GBA Logo horizontal Facebook LinkedIn Email Pinterest Twitter Instagram YouTube Icon Navigation Search Icon Main Search Icon Video Play Icon Plus Icon Minus Icon Picture icon Hamburger Icon Close Icon Sorted

Community and Q&A

Code question regarding HRVs and bathroom fans

Troy Stevenson | Posted in Mechanicals on

Everything was going well in our green home planning process until a short conference call with our mechanical contractor today.

His assertions:

1. our home will be too dry (we are omitting a humidifier)
2. our bathrooms still need exhaust fans (we are installing an HRV) in order to pass inspection and meet code
3. an HRV should never pull exhaust air from the laundry room as it will create negative pressure

My approach is to ignore #1 as I believe he is wrong as long as we meet our tightness target of 1.5ach. We can resolve #3 by showing him the installation manual. My concern is the code issue that he brings up. Is this true regarding the requirement of bathroom fans? Any suggestions as to where I can find this code information?

I realize the best answer is to find a different contractor but it has been terribly difficult to find any trades familiar with high-performance homes in our area (Detroit, MI).

Thanks

GBA Prime

Join the leading community of building science experts

Become a GBA Prime member and get instant access to the latest developments in green building, research, and reports from the field.

Replies

  1. David Meiland | | #1

    1. In a tight home, I think you are more likely to have problems with excess humidity, although I have lived in SE MI and it is of course very dry during the coldest months. Personally, I view a humidifier as a last resort and wouldn't install one, but if you're concerned about it, it's very easy to install one after the fact, as long as there is an appropriate section of ductwork to put it on, and water and power are available. Seems like you could easily make these provisions without actually installing the unit.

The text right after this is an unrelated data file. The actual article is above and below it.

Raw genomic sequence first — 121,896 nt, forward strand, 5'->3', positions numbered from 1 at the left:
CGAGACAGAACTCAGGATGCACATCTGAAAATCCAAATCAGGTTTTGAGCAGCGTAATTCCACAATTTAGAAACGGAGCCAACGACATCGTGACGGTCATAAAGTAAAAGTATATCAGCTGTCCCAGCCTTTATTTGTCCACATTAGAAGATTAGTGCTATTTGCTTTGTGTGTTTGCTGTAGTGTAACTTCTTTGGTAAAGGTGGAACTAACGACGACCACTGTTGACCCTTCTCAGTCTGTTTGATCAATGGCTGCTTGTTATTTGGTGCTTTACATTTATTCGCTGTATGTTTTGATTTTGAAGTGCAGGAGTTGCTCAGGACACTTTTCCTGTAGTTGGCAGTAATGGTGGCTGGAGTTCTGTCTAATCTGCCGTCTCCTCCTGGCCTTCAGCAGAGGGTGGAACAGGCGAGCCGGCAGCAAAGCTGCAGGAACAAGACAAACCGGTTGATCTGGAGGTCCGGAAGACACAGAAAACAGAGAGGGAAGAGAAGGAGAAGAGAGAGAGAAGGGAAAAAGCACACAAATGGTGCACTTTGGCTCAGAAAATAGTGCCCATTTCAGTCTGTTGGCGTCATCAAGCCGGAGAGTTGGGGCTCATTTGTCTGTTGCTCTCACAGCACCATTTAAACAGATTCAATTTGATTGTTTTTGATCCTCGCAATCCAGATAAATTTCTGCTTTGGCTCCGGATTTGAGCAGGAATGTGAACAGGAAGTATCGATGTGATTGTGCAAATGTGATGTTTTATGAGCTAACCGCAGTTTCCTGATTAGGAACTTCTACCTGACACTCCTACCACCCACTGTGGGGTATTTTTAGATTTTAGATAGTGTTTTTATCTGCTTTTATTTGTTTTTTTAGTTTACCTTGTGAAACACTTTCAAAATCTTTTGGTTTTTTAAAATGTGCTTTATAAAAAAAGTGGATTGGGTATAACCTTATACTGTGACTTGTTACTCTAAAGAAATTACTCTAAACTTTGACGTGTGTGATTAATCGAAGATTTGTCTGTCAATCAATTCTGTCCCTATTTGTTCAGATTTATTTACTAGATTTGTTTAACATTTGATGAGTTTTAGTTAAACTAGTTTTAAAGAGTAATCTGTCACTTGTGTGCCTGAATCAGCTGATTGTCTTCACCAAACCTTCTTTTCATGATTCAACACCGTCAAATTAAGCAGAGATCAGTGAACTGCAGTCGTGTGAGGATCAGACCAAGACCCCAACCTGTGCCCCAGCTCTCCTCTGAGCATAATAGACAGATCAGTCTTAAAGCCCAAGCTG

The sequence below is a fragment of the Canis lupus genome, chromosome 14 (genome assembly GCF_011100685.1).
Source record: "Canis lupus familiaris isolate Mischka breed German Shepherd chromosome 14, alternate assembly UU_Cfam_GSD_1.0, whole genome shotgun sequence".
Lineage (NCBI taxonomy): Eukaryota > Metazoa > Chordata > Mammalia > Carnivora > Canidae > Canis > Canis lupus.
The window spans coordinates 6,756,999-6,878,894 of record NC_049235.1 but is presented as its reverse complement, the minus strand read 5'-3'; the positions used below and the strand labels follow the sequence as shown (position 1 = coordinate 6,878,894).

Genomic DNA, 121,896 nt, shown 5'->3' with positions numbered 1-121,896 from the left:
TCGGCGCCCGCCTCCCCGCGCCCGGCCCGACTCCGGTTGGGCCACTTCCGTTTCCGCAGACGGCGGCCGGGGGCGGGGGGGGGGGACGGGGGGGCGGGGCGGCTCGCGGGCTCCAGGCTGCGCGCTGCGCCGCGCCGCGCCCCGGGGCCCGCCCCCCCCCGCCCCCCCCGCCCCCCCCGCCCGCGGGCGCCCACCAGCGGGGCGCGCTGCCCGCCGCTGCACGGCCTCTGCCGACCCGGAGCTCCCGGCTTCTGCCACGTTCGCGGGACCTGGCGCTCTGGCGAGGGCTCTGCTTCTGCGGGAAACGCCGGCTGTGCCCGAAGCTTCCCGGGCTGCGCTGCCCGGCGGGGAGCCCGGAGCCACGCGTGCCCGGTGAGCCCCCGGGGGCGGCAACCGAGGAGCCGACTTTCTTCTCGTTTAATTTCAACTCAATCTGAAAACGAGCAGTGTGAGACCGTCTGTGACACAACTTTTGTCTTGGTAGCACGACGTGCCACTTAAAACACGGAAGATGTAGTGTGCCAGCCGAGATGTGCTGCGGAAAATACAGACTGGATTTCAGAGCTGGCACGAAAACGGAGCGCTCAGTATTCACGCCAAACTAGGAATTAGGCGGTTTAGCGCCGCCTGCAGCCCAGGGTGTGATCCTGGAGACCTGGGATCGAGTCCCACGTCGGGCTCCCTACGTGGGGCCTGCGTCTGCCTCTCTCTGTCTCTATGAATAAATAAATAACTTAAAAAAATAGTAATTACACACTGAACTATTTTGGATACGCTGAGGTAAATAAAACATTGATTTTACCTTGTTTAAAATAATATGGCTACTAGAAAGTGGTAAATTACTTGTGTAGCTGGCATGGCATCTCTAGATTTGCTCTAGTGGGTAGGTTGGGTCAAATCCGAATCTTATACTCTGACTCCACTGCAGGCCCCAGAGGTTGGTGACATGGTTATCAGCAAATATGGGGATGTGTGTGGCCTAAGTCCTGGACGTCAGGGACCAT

2. Ask the inspector if s/he agrees. That would not be the case here, the HRV would suffice. Whether the HRV has enough capacity to remove all the humidity from a shower at a high enough rate is another question. Personally I like having an 80CFM exhaust fan in a bathroom, but I know plenty of people who don't agree (including, I think, Martin).

    What code is in force in your area?

    3. Don't agree. Personally, I think laundry rooms get enough exhaust airflow because there's a clothes dryer in there sucking out air when it runs, but maybe you line-dry laundry in yours (we do not, it's too small). I doubt that any of the many exhaust fans that I've installed in laundry rooms *ever* get used, and don't think that particular piece of code is too smart.

  2. GBA Editor
    Martin Holladay | | #2

    Troy,
    If your local jurisdiction follows the IRC, your bathroom is not required to have an exhaust fan if it has an operable window that measures at least 3 sq. ft. (Section R303.3 of the 2009 IRC).

    If your bathroom has no window or a window that is less than 3 sq. ft., it needs to have an exhaust fan. It is acceptable under the IRC to use an HRV to exhaust air from a bathroom.

    According to section M1507.3 of the 2009 IRC, "Ventilation systems shall be designed to have the capacity to exhaust the minimum air flow rate determined in accordance with Table M1507.3."

    That table requires that bathrooms and toilet rooms have "Mechanical exhaust capacity of 50 cfm intermittent or 20 cfm continuous." Most (if not all) HRVs can easily be commissioned to provide 20 cfm of continuous exhaust from a bathroom.

    The code requires that equipment be installed of a certain capacity. It does not dictate how that equipment is used, so if you choose to switch from continuous exhaust operation to intermittent exhaust operation, you are not violating the code.

Log in or create an account to post an answer.

Community

Recent Questions and Replies

  • |
  • |
  • |
  • |